Analytics is seemingly everywhere these days, especially as it relates to Industry 4.0, IoT (the internet of things), and the other technical buzzwords currently in vogue. Analytics is the core of how manufacturing data is transformed into information that drives decisions that impact productivity and food quality.
Of the types of analytics and analytics approaches that are available, statistical process control (SPC) and process capability (PC) analytics seem to receive the least amount of attention in the industry press and at industry events. SPC and PC have been around for several decades and do not enjoy the same cachet these days as the analytics approaches associated with big data. However, they also do not present the same barriers to success as other analytics approaches—namely, high costs, limited usability, and required data scientist–level analytics expertise. SPC and PC may not be flashy, but they provide a foundation for other analytics approaches and have earned their reputation as the workhorse of manufacturing analytics by delivering easily understood and cost-effective analytics for every level of food manufacturing.
SPC and PC are a necessary part of modern food processing. The software selected to satisfy basic food processing needs will determine whether SPC and PC are awkward and intrusive or smoothly operate as part of the overall process.
Software Selection Considerations
The successful implementation of SPC and PC begins with the selection of the tools and methods best suited to a company’s quality goals. SPC and PC must not only connect to the data captured and held in a laboratory information management system (LIMS) to produce control charts, but also provide additional capabilities and analysis to production data systems (e.g., manufacturing execution systems [MES], quality systems, and process historians).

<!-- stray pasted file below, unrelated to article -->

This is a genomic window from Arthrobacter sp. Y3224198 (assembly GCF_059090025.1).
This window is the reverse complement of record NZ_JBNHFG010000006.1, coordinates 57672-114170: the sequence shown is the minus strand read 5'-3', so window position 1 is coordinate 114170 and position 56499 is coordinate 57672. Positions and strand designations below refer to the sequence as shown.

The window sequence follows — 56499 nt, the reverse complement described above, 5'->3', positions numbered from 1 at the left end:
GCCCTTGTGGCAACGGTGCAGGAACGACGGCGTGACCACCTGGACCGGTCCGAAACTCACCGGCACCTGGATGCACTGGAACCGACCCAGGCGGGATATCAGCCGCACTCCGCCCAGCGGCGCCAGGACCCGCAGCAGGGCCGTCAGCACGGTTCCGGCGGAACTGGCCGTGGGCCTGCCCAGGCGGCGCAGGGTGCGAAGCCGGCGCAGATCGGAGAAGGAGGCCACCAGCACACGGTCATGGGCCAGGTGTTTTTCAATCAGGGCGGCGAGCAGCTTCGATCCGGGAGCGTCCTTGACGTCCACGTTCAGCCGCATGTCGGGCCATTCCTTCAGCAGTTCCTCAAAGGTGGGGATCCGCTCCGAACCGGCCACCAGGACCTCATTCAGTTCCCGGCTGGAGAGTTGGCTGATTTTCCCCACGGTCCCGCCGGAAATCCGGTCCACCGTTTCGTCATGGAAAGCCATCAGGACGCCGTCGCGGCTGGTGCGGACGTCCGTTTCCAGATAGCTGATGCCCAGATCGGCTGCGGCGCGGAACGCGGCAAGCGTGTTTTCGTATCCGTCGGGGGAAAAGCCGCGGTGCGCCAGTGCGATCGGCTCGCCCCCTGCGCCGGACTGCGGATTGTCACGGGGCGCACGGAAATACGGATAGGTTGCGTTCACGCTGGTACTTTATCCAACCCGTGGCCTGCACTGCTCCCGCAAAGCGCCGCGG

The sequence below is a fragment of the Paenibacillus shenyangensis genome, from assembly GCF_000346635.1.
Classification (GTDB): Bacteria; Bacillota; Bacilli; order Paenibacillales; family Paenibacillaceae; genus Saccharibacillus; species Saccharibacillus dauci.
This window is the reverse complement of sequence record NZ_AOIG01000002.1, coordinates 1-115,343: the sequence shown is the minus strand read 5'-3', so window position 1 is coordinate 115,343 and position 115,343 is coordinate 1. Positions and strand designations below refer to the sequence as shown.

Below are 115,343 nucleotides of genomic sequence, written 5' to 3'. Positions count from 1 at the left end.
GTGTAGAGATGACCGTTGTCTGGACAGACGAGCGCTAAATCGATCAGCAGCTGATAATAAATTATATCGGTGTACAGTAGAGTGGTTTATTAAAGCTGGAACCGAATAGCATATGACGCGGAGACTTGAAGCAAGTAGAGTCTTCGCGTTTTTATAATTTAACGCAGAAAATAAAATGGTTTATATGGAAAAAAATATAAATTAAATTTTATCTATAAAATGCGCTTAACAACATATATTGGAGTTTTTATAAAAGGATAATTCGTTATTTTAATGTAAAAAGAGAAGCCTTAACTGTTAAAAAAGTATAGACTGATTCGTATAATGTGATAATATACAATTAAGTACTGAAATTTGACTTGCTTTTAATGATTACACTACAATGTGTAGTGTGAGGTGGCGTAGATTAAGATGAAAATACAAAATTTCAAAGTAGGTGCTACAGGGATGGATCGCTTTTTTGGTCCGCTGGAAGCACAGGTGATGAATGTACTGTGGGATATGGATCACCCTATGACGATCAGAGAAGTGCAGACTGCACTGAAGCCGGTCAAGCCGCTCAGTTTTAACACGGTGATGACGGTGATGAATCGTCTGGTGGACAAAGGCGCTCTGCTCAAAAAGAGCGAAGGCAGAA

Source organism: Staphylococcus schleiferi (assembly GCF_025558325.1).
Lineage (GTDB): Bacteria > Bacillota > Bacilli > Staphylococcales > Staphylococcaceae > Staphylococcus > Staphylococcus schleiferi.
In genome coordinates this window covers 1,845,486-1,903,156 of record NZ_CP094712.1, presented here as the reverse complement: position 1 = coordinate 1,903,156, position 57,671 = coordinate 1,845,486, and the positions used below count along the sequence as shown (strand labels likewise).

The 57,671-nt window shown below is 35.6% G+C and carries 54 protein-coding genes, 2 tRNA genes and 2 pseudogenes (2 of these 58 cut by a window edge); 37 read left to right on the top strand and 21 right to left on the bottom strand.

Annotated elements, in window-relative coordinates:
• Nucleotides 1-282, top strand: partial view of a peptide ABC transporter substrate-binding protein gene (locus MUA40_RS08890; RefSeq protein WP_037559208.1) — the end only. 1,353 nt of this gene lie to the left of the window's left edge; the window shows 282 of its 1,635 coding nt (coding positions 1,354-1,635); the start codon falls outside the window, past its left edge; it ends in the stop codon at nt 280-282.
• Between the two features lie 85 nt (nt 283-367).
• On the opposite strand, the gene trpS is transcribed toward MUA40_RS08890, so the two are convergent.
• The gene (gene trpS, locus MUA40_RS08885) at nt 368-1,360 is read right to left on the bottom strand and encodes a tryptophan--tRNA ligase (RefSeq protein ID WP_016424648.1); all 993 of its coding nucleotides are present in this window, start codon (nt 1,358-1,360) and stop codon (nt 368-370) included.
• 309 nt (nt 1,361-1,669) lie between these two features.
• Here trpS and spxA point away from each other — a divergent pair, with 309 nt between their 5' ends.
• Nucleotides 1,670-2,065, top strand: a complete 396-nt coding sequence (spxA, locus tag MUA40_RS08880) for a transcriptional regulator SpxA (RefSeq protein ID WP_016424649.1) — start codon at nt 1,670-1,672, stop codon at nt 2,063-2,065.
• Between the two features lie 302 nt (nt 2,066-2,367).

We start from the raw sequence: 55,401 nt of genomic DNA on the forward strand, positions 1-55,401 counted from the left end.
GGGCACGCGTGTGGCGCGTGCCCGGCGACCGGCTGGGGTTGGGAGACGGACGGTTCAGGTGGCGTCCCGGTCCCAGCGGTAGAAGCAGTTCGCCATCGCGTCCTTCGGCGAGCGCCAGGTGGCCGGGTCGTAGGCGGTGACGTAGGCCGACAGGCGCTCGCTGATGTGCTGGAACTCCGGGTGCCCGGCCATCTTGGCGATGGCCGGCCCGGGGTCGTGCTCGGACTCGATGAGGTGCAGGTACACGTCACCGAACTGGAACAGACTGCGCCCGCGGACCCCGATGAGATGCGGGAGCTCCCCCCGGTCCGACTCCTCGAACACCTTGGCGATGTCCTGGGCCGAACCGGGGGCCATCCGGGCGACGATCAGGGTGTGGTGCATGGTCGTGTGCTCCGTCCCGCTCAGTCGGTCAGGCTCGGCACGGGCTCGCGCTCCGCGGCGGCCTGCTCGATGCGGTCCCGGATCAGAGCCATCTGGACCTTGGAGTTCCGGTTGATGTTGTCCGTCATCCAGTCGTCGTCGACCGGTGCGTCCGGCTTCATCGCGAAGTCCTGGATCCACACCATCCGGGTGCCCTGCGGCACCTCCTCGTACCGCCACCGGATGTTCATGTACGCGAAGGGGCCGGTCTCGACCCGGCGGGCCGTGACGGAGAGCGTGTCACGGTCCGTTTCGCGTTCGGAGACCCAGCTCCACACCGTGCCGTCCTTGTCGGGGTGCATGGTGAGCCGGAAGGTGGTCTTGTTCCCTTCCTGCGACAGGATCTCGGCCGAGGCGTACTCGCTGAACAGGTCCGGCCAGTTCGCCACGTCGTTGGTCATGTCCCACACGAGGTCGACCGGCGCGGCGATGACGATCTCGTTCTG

Numerous SPC/PC software packages are readily available. Most, however, were created for discrete manufacturing processes such as auto parts machining and, consequently, are limited in their applicability for other manufacturing processes. Food processors evaluating SPC/PC software need to be aware of several key components when selecting SPC/PC software:
Usability. Can the software handle both process and laboratory data? Is the software able to present critical process data in a way that is effective for each user’s role in the organization? Will one package meet the needs of all users? Can routine charting tasks be automated to reduce training time? Is unattended operation possible?
Data Types. Can descriptive, measurement, and defect data be viewed in and analyzed from the same data file?
Flexibility. Can charts be configured to precisely meet internal quality control needs and still meet customer and regulatory reporting requirements?
Data Access. Can the software easily analyze data from all sources through industry-standard connectivity technologies? Can it accept instrument data? Can it share or exchange data with corporate or plantwide information systems? Can it easily deliver analytical results and reports to users throughout the organization?